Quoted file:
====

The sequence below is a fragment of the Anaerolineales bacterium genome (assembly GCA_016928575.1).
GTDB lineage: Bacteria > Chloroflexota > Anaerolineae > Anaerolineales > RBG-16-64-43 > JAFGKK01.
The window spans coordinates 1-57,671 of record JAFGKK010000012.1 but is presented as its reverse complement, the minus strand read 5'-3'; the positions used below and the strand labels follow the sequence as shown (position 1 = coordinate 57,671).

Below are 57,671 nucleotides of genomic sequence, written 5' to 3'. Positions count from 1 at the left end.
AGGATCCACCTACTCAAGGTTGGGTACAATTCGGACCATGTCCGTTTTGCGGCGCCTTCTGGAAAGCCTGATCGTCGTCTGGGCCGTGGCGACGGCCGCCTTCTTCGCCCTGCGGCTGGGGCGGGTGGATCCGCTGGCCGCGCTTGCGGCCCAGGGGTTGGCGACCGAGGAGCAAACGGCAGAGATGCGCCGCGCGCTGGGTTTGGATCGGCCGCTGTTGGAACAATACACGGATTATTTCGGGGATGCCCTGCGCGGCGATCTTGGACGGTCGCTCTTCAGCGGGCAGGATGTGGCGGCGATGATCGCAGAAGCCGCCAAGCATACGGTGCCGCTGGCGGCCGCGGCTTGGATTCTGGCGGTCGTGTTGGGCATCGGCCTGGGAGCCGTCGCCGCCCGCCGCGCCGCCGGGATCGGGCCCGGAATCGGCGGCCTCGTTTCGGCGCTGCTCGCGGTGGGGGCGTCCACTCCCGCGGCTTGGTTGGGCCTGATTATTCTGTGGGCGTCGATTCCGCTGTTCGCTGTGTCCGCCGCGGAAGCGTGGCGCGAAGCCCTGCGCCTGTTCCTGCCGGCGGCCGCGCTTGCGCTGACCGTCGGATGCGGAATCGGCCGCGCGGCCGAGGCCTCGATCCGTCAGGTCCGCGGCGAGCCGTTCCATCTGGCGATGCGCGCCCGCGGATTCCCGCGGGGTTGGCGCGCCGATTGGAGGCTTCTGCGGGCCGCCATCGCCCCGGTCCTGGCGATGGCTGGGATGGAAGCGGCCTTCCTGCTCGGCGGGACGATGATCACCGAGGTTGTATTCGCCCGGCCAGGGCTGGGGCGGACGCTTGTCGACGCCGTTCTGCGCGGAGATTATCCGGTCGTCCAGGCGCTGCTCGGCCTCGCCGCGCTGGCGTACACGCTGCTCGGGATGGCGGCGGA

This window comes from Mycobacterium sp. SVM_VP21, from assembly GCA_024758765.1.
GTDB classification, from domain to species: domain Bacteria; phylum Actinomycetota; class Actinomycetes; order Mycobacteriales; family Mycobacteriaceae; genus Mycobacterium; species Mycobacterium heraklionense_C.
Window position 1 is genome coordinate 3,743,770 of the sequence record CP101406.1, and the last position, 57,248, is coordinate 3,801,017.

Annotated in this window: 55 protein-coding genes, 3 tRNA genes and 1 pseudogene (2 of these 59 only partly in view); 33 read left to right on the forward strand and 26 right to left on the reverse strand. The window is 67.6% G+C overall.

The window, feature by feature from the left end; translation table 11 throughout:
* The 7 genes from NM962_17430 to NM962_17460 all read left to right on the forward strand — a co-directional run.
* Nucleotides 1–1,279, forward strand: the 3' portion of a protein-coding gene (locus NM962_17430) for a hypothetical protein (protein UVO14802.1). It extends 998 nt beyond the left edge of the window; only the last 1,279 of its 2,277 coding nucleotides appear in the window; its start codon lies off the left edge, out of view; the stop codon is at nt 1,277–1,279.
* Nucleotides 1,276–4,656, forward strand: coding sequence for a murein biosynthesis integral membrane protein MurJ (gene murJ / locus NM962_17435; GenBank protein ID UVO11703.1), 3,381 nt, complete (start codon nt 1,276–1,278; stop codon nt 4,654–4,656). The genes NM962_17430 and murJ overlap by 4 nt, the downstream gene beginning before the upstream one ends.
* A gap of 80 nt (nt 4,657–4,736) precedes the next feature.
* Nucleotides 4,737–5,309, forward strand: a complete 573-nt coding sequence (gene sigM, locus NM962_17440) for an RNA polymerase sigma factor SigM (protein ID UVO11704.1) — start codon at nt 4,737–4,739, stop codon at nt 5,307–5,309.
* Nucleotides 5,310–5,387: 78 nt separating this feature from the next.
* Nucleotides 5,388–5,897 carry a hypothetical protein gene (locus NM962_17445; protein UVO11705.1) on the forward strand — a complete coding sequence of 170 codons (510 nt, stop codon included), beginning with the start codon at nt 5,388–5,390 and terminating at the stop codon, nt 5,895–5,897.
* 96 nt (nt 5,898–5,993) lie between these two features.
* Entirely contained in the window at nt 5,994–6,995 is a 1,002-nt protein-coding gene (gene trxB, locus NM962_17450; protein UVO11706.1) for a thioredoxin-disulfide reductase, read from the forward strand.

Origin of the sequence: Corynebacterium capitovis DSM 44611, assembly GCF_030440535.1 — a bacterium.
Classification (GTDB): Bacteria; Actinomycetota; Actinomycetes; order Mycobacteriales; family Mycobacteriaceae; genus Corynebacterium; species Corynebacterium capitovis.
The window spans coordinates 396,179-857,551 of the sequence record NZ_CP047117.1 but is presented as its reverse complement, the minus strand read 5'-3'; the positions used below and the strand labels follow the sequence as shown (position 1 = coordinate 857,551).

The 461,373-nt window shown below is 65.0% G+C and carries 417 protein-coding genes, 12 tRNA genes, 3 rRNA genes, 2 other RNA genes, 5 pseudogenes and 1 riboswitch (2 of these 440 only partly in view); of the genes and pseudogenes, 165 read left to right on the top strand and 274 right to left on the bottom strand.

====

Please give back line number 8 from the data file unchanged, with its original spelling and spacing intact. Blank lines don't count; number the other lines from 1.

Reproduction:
Window position 1 is genome coordinate 3,743,770 of the sequence record CP101406.1, and the last position, 57,248, is coordinate 3,801,017.